One of our financial giants (those with a net worth a fraction of the wealth of the entire world) could decide to liquidate their wealth investing in solving a key human problems. Perhaps it’s starvation, war, climate or humanitarian issues. The point is, the quality of the power should have the potential to be good as well. Yet, it’s harder to perceive.
The question is, if a negative power quality is the nuclear button, what is its positive equivalent?
Destruction and peril on that large of a scale are easy to imagine. But what would cause humanity to thrive in an analogous manner? If there were an easy answer to this, we’d name it. Perhaps the reason we don’t, is that our survival instinct is scanning the horizon for threats. Therefore, creating our this negative bias. Nevertheless, it is hard to conceive of an IIPR that would have a creative (the opposite of destructive) impact comparable to the button factor.
Even when we take a polar opposite such as death (death, a state opposite of life) and cure it. There would still be incalculable destructive potential. Where would everyone live? Would we limit reproduction? How would it affect culture, religion?
It seems that curing death would both devalue life and make unnecessary deaths so much more a tragedy. Would only the rich have the option to live forever? What are the economic implications? This is a completely different thought paradigm.
Perhaps it’s suffice to say that we’re describing symptoms of a universe themed in entropy. End of story(?).
Is Power Inherently Bad?
Is it just as simple as Orwell puts it?
If the object of power is more power, is it just a western addiction?
For those who gain power, it is not particularly good for the individual. When you have power, research finds that people just don’t like you as much. You are seen as intimidating. Others want to take your power. The US President has historically been considered the most dangerous job on the planet. The science is in, having power is not good for human health. But still, there is a drive (some greater than others) for us to acquire it. For the individual, power does not equal health or longevity.
As Earth’s population increases, the power of systems becomes more relevant. Systems are great at increasing productivity and standardization. Yet, most of us that belong to the capitalist system in the US find ourselves serfs in some unavoidable way. The purpose of our lives, (if we are willing to take a hard look in the mirror) is, at least in part, to consume. This plays on the fact that human desire is a stronger motivator than actually having. We’re prompted to buy a phone every year or two, a car after a couple of years and our attitude is that more is better! Amazon is the king of shipping unneeded, impulse items to you instantly. It is also one of the biggest companies to EVER EXIST!
We were born into this system of excess and materialism. Because of this, we attract citizens from outside the country who were born into a state of lack. Lack is not experienced the same way here in the US/western world.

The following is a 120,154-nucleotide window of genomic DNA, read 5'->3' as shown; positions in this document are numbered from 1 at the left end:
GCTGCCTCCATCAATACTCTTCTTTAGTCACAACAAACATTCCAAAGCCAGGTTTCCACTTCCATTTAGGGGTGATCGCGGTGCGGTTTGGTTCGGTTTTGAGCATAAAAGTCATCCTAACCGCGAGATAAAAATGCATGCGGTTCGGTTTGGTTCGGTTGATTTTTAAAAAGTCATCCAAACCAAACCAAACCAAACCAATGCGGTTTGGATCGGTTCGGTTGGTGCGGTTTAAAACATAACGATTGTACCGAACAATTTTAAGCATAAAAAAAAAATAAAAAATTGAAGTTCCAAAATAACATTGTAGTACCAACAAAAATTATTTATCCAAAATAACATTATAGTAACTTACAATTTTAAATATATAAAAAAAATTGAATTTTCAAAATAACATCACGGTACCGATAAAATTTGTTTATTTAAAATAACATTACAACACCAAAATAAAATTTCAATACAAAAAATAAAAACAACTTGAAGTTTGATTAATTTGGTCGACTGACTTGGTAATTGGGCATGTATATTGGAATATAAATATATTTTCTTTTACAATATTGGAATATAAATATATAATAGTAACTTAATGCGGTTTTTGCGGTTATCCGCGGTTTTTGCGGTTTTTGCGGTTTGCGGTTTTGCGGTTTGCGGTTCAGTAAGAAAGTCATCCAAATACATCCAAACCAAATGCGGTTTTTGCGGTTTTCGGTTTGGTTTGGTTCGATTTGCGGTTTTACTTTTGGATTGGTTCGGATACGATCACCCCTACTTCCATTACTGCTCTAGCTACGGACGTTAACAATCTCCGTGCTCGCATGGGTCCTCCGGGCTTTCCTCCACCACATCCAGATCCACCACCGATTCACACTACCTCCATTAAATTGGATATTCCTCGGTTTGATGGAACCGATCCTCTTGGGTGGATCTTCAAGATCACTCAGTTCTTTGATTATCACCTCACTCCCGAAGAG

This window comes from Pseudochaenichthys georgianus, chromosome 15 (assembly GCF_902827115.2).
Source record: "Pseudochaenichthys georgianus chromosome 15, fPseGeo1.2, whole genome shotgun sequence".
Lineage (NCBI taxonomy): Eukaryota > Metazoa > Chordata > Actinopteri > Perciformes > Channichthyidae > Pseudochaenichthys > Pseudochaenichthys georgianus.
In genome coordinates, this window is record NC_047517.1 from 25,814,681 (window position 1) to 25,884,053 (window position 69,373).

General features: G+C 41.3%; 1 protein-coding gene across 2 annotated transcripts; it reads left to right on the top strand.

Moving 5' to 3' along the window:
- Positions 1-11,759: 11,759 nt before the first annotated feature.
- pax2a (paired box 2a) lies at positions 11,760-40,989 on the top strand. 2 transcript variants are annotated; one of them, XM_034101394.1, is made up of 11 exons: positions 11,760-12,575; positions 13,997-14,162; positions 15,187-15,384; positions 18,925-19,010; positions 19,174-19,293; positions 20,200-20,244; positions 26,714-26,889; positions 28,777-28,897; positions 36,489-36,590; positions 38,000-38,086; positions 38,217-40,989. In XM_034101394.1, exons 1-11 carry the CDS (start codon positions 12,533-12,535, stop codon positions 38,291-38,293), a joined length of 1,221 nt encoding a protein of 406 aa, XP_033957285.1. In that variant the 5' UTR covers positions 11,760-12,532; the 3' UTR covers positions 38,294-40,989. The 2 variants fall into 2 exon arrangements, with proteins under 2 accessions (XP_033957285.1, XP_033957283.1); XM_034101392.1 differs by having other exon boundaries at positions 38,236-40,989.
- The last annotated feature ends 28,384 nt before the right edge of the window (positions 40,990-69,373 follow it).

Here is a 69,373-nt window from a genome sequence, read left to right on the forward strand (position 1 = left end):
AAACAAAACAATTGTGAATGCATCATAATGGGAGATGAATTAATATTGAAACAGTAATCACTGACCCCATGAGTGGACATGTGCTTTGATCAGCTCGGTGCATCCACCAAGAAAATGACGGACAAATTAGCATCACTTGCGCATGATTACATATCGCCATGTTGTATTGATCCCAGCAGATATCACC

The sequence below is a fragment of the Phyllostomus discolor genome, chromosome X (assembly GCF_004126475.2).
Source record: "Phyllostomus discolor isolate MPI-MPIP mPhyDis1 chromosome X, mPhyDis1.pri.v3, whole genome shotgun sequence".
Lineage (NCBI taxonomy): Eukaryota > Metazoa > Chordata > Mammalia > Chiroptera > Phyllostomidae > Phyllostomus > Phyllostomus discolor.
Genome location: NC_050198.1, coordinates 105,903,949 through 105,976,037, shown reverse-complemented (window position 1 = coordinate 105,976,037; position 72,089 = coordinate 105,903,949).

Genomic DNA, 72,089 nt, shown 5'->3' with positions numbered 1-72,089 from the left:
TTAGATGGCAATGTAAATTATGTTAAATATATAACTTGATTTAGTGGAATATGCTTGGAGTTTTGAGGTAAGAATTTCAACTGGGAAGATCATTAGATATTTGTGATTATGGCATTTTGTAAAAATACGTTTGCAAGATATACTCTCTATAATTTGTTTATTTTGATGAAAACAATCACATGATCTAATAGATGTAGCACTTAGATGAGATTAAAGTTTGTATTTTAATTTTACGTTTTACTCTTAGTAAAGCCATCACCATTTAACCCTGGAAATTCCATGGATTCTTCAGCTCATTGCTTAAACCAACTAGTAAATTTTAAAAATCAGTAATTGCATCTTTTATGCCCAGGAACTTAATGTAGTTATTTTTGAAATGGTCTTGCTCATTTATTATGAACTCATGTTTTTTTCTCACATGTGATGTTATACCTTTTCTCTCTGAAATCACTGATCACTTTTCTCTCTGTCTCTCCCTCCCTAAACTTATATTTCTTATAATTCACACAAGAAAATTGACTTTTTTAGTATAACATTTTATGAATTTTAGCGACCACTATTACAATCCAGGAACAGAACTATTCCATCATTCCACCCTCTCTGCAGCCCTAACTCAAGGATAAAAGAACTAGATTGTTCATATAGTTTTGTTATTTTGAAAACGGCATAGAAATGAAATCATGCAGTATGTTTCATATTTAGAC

Donald Trump is right to point out that every company in the US goes to every extent to avoid paying taxes. It may be legal, but often when exposed it certainly isn’t ethical. Why should Trump be any different? Other CEOs and C-levels are not paying income tax. The accountant’s job is to make sure these folks pay the least amount of tax possible. Our systems are now centralizing power. This is a function of that purpose. It’s how we designed them to work. Again, power (in this case power=money) seeks only more power.
It is interestingly enough, happening parallel to the individuals power growth. But it comes at a cost.
The Cost of Opting Out
This capitalistic system drives our culture. It is who we are, to a degree. Most of us are noble enough. We don’t want to pollute the world’s oceans, be responsible for sweatshops to produce our goods or consume food that is hazardous to our health. However, these and countless other harmful side effects are those of a capitalistic system. A system we either have to participate in, leave or work to change from within. This is an enormous challenge, given that it flies in the face of the very principle of the system, growth at all (more recently “most”) costs.
In capitalism, if you (or the company) doesn’t grow, you (it) die(s). If we don’t produce ‘more’, survival is limited ofr businesses and organizations.
We were taught to strive to do well in school. Why? Because, we had to get a job someday! Many of us went on to get higher educations. The purpose? More income!
I was under the impression until my mid-thirties, that the purpose of life was to get stuff! That’s what I was socialized to believe. (I obviously could have done some more research and changed my mind, educated myself etc.)
The theme is, our system is one of the key driving forces in the world. One individual could not easily change this system. This is much different from our IIPR. The system is the improvement, but the individual is less important in this calculation. For this concept, it is the population plus the improvement (the system). The PIPR, if you will.
If we chose to opt out, the cost would be detrimental to our own survival. One would have to either join a non-capitalist society (none come to mind) or completely move off of the grid. For most of us, this cost is too great to give any serious consideration to this idea. Leaving our family, friends, jobs, hopes and dreams… not a big selling concept, there.
The most thoughtful of us choose to stay put. One person fleeing a society doesn’t threaten it. So while our individual power is increasing exponentially, it does so only in relation to the society we belong. The cost of our individual power is our membership in the society.
The System is Perfect
Our brand of capitalism is designed to give human beings purpose. We choose a job, career or some other task to label ourselves with. Then, we go. We do it. It’s who we are, who we’re to become. Without this distinction, many may simply wander or worse. There is some merit to this. However, this idea references the purest form of our brand of capitalism.